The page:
What’s lurking behind that bad breath? And could it be a sign of a bigger health problem? Dental expert Dr. Jack Caton offers facts on the causes of halitosis—the medical name for bad breath—and what you can do to ward it off.
Many people experience it but few of us want to talk about bad breath—especially when it’s somebody else’s. Bad breath can be local, transient or systemic.
- Local means it’s just in your mouth. More often than not, this is temporary and easily fixed. It can be caused by eating certain foods or not cleaning your teeth and mouth properly.
- Transient bad breath is a chronic problem. It can happen when the chemicals in strong foods, like garlic and onions, make their way into your bloodstream and lungs, and then linger on your breath.
- Systemic means its cause is related to something else going on in your mouth or your body. It’s less common but also problematic, and is often a sign of a health problem like diabetes or other metabolic condition.
Whether simple or complex, there are steps you can take toward fresher breath. And while you may be tempted to turn to mints or gum, they’re a short-term fix at best.
Bacteria in your mouth can wreak havoc on your breath, signaling everything from leftover food particles to gum disease. Taking good care of your teeth and mouth is the first step to taming bad breath.
- Brush and floss regularly and properly, every day.
- Rinse your mouth throughout the day. A simple swish of water can remove food particles and promote better breath. Even drinking black coffee or tea (skip the cream and sugar) may help in a pinch, as can munching crispy fruits and vegetables that have a high water content.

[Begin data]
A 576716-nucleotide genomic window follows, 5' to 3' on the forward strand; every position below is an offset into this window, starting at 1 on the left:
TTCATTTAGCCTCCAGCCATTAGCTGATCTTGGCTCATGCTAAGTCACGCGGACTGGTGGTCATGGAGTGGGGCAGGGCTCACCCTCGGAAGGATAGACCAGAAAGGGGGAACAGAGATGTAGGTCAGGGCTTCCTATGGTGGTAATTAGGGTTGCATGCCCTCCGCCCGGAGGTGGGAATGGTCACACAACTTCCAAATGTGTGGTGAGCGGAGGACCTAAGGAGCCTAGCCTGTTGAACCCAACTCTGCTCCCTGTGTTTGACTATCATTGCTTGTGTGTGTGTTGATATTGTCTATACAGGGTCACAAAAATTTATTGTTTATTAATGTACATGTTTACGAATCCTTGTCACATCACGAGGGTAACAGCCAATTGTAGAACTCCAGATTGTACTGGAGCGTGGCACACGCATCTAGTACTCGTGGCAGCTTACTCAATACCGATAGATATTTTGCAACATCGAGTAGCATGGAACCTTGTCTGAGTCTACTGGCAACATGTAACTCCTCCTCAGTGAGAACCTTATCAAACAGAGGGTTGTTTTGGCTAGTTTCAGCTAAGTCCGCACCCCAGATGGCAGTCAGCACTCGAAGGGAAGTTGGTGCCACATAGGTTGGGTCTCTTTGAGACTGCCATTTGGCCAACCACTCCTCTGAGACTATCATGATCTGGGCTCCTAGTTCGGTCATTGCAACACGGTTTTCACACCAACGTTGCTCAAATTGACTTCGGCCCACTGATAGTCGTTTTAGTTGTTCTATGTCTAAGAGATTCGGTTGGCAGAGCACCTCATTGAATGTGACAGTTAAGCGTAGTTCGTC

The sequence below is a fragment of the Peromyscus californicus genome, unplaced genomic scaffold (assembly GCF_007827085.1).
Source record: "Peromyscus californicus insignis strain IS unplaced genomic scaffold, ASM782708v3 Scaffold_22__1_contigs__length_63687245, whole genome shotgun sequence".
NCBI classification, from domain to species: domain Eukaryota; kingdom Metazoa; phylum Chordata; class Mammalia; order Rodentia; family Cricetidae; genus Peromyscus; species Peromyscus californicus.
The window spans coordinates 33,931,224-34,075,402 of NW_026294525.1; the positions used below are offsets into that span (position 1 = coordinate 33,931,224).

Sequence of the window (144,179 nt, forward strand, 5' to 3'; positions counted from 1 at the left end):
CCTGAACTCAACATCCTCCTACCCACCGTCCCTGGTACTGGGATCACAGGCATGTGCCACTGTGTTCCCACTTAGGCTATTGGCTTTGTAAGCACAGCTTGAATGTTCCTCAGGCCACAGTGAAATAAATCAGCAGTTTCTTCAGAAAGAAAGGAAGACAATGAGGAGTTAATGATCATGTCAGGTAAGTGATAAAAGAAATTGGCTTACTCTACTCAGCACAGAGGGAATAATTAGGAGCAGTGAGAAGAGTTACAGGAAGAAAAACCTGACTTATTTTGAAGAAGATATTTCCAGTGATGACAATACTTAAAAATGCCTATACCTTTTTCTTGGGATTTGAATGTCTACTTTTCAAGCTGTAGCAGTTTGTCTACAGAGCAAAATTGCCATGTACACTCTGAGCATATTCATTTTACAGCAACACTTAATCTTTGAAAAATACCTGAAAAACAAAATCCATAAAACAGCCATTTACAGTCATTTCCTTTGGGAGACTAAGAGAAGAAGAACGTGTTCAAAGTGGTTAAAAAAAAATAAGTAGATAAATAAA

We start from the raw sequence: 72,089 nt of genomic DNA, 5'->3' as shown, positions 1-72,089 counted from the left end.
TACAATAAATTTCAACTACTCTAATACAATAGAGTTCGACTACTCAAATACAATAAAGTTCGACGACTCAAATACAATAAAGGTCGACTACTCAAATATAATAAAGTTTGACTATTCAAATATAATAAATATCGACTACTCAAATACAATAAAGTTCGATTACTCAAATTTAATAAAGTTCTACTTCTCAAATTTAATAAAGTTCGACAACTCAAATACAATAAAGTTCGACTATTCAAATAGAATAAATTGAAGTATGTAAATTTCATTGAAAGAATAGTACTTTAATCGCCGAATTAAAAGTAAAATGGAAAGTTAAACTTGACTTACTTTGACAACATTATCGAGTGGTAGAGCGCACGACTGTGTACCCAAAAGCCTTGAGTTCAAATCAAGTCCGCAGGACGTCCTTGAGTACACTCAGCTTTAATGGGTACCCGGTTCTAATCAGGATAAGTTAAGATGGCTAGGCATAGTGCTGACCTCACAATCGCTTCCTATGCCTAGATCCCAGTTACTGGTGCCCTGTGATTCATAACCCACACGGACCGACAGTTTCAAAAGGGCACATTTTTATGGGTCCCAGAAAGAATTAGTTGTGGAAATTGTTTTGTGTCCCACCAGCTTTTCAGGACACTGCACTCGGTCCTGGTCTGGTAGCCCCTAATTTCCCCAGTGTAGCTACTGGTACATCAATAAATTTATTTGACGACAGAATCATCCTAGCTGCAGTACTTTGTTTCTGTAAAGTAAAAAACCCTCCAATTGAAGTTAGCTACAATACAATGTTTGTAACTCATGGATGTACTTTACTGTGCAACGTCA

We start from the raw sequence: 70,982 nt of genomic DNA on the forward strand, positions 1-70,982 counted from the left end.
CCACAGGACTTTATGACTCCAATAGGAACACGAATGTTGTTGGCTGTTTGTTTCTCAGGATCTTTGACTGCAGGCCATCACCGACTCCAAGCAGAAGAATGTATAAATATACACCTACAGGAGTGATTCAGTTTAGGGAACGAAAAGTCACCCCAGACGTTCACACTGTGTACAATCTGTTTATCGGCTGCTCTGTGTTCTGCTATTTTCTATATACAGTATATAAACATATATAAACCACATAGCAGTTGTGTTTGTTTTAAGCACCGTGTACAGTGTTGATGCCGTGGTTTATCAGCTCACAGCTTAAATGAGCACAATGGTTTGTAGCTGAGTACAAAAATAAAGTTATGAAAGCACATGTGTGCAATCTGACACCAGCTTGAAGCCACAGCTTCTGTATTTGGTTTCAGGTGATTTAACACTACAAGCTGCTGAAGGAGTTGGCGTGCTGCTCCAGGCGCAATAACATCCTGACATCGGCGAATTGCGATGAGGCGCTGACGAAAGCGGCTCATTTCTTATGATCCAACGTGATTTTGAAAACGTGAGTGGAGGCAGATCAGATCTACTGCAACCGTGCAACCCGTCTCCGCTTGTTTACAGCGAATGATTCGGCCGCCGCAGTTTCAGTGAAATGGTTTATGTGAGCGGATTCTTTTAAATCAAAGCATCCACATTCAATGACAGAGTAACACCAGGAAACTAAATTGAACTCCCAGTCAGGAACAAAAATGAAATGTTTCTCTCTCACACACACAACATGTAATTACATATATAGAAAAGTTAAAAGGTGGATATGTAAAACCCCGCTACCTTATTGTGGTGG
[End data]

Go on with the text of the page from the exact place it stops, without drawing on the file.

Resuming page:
- Clean your tongue. Its rough texture can collect microorganisms that grow, produce chemicals, and emit gas that affects your breath. You can use your toothbrush or a plastic tongue scraper to remove odor-causing bacteria.
If you’ve cleaned up your act but bad breath persists, you may need to dig deeper to get to the root of the problem.
Underlying causes may be periodontal (gum) disease, infected tonsils, or changes in your blood sugar. People with uncontrolled diabetes, or those on low carbohydrate diets (which can change the body’s biochemistry) may have persistent bad breath. Some medications may contribute to bad breath too—particularly those that may cause dry mouth as a side effect (such as antihistamines and diuretics). Since saliva helps clear away bacteria, less of it can result in more lingering bacteria.
Your mouth can mirror what’s going on in your body. If your bad breath continues despite your best mouth-cleaning efforts, you should consult your provider for help in finding its cause.
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Jack G. Caton, D.D.S., M.S., is a professor of Dentistry at UR Medicine’s Eastman Institute for Oral Health and chair of its Periodontology Department.